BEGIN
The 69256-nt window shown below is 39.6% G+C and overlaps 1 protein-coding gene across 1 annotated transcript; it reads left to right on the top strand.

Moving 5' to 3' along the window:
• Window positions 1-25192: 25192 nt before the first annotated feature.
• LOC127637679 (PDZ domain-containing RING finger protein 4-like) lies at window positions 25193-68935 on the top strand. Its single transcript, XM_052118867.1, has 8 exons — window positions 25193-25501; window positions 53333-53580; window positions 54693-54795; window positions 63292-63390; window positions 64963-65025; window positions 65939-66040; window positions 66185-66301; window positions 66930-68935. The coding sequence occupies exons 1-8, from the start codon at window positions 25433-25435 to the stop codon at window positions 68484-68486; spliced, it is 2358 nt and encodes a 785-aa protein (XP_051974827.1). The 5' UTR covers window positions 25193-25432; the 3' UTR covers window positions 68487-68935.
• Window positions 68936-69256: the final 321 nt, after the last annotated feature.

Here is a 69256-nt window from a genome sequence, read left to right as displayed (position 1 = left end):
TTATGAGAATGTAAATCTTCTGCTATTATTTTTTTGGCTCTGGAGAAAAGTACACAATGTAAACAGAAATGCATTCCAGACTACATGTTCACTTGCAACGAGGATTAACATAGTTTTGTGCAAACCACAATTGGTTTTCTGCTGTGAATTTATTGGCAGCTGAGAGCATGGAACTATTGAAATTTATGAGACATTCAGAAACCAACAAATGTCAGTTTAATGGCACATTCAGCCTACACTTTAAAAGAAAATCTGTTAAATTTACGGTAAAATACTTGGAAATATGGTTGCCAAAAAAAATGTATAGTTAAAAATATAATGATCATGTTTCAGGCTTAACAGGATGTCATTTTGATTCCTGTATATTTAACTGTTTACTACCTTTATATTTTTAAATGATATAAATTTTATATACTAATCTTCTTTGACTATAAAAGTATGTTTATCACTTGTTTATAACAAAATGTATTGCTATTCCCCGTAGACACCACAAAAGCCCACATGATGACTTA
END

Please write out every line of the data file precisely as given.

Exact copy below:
The 69256-nt window shown below is 39.6% G+C and overlaps 1 protein-coding gene across 1 annotated transcript; it reads left to right on the top strand.

Moving 5' to 3' along the window:
• Window positions 1-25192: 25192 nt before the first annotated feature.
• LOC127637679 (PDZ domain-containing RING finger protein 4-like) lies at window positions 25193-68935 on the top strand. Its single transcript, XM_052118867.1, has 8 exons — window positions 25193-25501; window positions 53333-53580; window positions 54693-54795; window positions 63292-63390; window positions 64963-65025; window positions 65939-66040; window positions 66185-66301; window positions 66930-68935. The coding sequence occupies exons 1-8, from the start codon at window positions 25433-25435 to the stop codon at window positions 68484-68486; spliced, it is 2358 nt and encodes a 785-aa protein (XP_051974827.1). The 5' UTR covers window positions 25193-25432; the 3' UTR covers window positions 68487-68935.
• Window positions 68936-69256: the final 321 nt, after the last annotated feature.

Here is a 69256-nt window from a genome sequence, read left to right as displayed (position 1 = left end):
TTATGAGAATGTAAATCTTCTGCTATTATTTTTTTGGCTCTGGAGAAAAGTACACAATGTAAACAGAAATGCATTCCAGACTACATGTTCACTTGCAACGAGGATTAACATAGTTTTGTGCAAACCACAATTGGTTTTCTGCTGTGAATTTATTGGCAGCTGAGAGCATGGAACTATTGAAATTTATGAGACATTCAGAAACCAACAAATGTCAGTTTAATGGCACATTCAGCCTACACTTTAAAAGAAAATCTGTTAAATTTACGGTAAAATACTTGGAAATATGGTTGCCAAAAAAAATGTATAGTTAAAAATATAATGATCATGTTTCAGGCTTAACAGGATGTCATTTTGATTCCTGTATATTTAACTGTTTACTACCTTTATATTTTTAAATGATATAAATTTTATATACTAATCTTCTTTGACTATAAAAGTATGTTTATCACTTGTTTATAACAAAATGTATTGCTATTCCCCGTAGACACCACAAAAGCCCACATGATGACTTA